Their ideas are plain and direct, but they are not necessarily simple to implement. Conventional wisdom is conventional for a reason: It is easier. It is easier to believe that each employee possesses unlimited potential. It is easier to imagine that the best way to help an employee is by fixing his weaknesses. It is easier to "do unto others as you would be done unto." It is easier to treat everyone the same and so avoid charges of favoritism. Conventional wisdom is comfortingly, seductively easy.
The revolutionary wisdom of great managers isn't. Their path is much more exacting. It demands discipline, focus, trust, and, perhaps most important, a willingness to individualize. In this book, great managers present no sweeping new theories, no prefabricated formulae. All they can offer you are insights into the nature of talent and into their secrets for turning talent into lasting performance. The real challenge lies in how you incorporate these insights into your style, one employee at a time, every day.
This book gives voice to one million employees and eighty thousand managers. While these interviews ground the book in the real world, their sheer number can be overwhelming. It is hard to imagine what one talented employee or one great manager sounds like. The following excerpt, from a single interview, captures something of both the tone and the content of our in-depth interviews.
As with all the managers we quote, we have changed his name to preserve his anonymity. We will call him Michael. Michael runs a fine-dining restaurant owned by a large hospitality company in the Pacific Northwest. Since Gallup first met Michael fifteen years ago, his restaurant has been in the company's top 10 percent on sales, profit, growth, retention, and customer satisfaction. From the perspective of his company, his customers, and his employees, Michael is a great manager.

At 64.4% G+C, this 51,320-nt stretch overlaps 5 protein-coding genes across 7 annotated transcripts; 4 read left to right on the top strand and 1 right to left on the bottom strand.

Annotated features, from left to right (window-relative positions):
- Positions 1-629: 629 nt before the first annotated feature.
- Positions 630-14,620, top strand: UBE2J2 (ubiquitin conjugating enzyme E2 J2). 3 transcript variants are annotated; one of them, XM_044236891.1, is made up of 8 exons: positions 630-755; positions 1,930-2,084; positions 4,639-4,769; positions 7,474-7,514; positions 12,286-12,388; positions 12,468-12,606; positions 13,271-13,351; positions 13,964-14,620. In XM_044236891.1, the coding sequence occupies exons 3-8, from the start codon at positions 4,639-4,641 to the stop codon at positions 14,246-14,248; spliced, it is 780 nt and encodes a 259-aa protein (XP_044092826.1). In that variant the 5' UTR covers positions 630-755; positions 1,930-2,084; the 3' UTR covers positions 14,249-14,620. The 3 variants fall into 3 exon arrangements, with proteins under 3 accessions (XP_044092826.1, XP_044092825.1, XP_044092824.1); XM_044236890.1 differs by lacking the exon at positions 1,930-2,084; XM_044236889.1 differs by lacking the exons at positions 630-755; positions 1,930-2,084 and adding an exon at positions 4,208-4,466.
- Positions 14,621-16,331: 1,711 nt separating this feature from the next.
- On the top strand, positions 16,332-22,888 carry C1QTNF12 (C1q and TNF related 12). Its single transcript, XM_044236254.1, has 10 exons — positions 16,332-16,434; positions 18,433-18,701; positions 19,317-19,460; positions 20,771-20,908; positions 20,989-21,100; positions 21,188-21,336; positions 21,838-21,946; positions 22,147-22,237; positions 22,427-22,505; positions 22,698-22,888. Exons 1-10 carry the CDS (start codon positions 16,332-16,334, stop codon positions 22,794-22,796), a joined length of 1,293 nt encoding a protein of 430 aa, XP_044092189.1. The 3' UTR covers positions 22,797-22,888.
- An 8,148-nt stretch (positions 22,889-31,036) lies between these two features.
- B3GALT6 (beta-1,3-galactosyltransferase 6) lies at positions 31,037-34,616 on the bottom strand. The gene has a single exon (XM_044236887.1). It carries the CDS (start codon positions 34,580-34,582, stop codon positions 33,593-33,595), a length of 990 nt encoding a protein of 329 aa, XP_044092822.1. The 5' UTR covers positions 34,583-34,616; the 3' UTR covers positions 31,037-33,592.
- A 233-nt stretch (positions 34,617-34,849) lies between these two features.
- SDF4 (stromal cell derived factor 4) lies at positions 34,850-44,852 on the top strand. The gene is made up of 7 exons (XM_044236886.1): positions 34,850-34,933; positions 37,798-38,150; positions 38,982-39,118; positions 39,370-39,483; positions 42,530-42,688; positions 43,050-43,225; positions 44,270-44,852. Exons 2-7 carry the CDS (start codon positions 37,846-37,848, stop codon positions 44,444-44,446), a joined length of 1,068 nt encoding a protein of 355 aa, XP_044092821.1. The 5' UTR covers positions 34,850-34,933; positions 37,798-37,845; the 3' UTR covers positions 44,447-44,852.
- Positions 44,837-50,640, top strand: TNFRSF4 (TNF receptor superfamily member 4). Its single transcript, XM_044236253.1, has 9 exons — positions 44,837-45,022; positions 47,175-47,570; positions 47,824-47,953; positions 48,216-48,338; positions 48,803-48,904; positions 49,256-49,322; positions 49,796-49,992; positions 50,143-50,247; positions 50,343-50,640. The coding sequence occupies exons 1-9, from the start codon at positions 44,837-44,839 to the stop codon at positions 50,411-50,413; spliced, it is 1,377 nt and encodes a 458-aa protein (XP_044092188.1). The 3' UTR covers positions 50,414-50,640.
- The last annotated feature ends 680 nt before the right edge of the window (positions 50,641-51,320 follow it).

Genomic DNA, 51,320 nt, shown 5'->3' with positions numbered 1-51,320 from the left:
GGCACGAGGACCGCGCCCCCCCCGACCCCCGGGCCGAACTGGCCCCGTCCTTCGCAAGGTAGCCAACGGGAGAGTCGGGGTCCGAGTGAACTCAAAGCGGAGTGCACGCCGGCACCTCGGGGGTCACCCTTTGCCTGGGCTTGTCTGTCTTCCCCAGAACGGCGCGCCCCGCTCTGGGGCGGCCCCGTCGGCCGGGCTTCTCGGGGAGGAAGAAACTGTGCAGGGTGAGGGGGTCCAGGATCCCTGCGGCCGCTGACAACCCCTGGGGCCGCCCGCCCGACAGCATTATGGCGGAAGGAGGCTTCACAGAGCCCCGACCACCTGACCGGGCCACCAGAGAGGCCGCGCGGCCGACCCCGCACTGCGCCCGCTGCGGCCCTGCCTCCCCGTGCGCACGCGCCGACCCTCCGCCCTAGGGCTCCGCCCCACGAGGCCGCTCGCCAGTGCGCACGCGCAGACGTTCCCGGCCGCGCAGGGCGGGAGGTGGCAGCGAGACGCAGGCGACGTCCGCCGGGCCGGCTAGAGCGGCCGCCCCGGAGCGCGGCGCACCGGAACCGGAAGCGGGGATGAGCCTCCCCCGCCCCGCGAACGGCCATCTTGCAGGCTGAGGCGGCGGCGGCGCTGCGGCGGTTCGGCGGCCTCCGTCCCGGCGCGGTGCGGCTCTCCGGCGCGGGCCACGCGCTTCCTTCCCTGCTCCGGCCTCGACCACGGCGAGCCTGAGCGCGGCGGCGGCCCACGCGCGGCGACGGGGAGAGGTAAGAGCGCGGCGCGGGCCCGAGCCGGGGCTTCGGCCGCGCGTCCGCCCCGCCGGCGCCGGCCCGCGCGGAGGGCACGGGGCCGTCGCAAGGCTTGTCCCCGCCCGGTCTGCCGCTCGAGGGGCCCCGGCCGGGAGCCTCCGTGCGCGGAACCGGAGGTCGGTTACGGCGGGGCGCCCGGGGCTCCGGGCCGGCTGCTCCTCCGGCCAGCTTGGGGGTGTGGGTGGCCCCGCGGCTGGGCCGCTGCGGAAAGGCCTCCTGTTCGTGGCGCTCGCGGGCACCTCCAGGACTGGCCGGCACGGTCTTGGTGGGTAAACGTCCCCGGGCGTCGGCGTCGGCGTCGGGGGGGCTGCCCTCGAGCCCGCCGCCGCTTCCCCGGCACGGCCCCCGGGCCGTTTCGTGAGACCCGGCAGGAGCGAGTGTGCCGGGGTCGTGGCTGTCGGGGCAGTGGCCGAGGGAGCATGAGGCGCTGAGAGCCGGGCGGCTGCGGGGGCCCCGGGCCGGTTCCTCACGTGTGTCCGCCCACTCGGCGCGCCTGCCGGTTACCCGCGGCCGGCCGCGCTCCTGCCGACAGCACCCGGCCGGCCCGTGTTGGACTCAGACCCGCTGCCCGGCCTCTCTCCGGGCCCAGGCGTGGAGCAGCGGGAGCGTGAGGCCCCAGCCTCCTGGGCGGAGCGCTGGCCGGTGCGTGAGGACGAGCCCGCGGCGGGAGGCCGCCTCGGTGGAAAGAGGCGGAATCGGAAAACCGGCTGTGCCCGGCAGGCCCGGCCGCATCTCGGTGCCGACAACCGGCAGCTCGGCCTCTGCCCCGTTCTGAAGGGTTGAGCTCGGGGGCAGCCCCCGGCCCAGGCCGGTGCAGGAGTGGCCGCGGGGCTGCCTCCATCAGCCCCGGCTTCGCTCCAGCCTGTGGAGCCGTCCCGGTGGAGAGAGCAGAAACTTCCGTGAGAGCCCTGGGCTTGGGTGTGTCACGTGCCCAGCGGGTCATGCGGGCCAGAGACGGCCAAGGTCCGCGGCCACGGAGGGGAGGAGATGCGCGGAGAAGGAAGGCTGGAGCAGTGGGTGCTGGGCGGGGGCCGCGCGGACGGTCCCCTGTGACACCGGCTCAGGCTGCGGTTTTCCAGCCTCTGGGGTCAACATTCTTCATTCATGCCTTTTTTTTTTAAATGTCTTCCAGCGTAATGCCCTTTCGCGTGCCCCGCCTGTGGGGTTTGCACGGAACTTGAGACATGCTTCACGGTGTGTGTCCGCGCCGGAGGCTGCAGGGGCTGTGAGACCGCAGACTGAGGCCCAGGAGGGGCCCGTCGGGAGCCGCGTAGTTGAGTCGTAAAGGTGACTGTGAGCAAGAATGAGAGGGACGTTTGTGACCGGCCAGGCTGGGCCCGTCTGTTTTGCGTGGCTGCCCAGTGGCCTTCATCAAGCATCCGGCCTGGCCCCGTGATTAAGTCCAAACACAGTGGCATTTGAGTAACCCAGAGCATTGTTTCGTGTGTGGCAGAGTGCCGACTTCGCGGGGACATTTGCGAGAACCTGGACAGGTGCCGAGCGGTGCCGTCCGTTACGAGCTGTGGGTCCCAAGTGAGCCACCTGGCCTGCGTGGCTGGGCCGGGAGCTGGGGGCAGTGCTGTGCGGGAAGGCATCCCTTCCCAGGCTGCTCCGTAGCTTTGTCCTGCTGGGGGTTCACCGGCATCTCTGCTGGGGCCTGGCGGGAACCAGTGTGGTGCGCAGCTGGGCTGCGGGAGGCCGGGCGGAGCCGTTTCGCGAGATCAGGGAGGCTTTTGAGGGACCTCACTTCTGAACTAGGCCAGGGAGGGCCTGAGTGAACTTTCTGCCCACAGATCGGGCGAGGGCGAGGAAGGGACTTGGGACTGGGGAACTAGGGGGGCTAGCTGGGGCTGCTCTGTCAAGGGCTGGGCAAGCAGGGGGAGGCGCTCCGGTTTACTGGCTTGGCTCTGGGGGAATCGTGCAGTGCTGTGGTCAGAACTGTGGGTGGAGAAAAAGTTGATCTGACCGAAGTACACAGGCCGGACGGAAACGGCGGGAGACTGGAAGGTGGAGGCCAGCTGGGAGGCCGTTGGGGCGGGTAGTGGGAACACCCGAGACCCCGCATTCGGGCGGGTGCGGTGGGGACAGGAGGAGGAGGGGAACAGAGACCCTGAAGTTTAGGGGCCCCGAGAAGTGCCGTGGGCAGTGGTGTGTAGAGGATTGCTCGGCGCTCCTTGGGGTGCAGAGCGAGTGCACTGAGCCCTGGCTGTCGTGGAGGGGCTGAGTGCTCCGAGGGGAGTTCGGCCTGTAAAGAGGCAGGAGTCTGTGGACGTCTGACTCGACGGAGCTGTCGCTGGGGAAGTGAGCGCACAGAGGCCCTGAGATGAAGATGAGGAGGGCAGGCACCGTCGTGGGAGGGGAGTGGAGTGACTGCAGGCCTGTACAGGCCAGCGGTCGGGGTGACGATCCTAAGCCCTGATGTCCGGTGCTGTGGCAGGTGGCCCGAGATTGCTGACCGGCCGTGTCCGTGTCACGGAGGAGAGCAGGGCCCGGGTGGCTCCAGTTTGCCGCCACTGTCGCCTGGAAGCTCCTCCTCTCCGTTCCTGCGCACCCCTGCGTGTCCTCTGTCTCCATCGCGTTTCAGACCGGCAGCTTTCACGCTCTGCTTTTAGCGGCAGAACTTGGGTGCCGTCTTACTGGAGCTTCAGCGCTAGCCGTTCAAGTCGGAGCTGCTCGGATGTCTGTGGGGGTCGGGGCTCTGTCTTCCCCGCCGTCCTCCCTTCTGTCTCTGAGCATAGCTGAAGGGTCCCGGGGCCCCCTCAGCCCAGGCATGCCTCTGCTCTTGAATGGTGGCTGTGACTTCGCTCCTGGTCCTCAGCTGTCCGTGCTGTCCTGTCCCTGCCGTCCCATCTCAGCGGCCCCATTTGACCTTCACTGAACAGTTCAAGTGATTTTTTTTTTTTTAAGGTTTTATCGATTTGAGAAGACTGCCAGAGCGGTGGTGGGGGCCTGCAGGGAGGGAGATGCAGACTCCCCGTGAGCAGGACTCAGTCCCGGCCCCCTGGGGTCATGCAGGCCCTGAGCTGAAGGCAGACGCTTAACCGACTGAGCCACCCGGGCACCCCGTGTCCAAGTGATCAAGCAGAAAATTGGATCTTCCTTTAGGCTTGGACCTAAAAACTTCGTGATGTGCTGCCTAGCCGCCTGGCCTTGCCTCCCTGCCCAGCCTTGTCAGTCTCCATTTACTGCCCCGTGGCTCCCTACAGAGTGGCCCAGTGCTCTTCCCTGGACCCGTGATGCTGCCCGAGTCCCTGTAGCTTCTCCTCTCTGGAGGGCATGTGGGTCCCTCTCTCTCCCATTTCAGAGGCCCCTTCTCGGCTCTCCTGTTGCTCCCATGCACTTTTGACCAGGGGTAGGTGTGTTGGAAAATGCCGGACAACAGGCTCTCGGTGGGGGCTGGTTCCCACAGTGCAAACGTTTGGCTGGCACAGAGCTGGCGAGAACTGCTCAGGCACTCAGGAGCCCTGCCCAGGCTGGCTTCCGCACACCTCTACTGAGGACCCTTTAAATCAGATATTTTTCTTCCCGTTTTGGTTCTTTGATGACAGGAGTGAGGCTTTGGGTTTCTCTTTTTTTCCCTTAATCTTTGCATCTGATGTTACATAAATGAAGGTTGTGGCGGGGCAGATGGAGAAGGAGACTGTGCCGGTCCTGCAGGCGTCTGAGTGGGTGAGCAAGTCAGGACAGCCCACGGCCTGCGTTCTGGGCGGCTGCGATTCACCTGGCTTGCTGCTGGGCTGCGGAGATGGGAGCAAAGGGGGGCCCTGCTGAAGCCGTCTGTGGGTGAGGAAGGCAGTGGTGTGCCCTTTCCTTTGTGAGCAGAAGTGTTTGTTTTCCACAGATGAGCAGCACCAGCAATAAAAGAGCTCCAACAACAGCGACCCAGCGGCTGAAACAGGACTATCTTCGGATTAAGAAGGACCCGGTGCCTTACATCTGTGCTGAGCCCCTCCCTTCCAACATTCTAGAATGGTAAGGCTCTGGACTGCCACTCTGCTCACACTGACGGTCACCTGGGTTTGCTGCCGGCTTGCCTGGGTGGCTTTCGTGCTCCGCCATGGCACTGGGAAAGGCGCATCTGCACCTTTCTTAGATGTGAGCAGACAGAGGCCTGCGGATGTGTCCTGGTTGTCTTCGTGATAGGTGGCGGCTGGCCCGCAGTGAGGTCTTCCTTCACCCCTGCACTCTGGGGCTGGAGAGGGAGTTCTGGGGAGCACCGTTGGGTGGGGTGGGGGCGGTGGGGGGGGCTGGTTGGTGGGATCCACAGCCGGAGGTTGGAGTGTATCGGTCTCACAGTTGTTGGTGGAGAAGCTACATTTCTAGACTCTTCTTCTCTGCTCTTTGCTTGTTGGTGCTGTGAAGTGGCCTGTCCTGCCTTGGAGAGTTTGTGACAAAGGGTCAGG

Throughout the book you will hear Michael's comments echoed by other managers and employees. But rather than pointing out these echoes, we ask you to make the connections for yourself as you move through the chapters. For the moment we will simply let Michael speak for himself.
Gallup: Can you tell us about your best team ever?
Michael: You mean my whole team? I have at least thirty people working here.
Gallup: Just tell us about the core of the team.
Michael: I suppose my best team ever was my wait staff team a few years ago. There were four of them. Brad was about thirty-five, a professional waiter. Took great pride in being the best waiter in town. He was brilliant at anticipating. Customers never had to ask for anything. The moment the thought entered their mind that they needed more water, or a dessert menu, Brad was there at their shoulder, handing it to them.
Then there was Gary. Gary was an innocent. Not naive just an innocent. He instinctively thought the world was a friendly place, so he was always smiling, cheerful. I don't mean that he wasn't professional, 'cause he was. Always came in looking neat, wearing a freshly pressed shirt. But it was his attitude that so impressed me. Everyone. liked to be around Gary.
Susan was our greeter. She was lively, energetic, presented herself very well. When she first joined us, I guessed that she might lack a little common sense, but I was wrong. She handled the customers perfectly. On busy nights she would tell them pleasantly but firmly that last-minute reservations couldn't be accepted. During lunch some customers just want to get their order, pay, and leave. Susan would figure this out and let their server know that, with this particular customer, speed was of the essence. She paid attention, and she made good decisions.
Emma was the unspoken team builder in the crew. Quieter, more responsible, more aware of everyone else, she would get the team together before a busy Saturday night, and just talk everyone through the need to put on a good show, to be alert, to help each other get out of the weeds.
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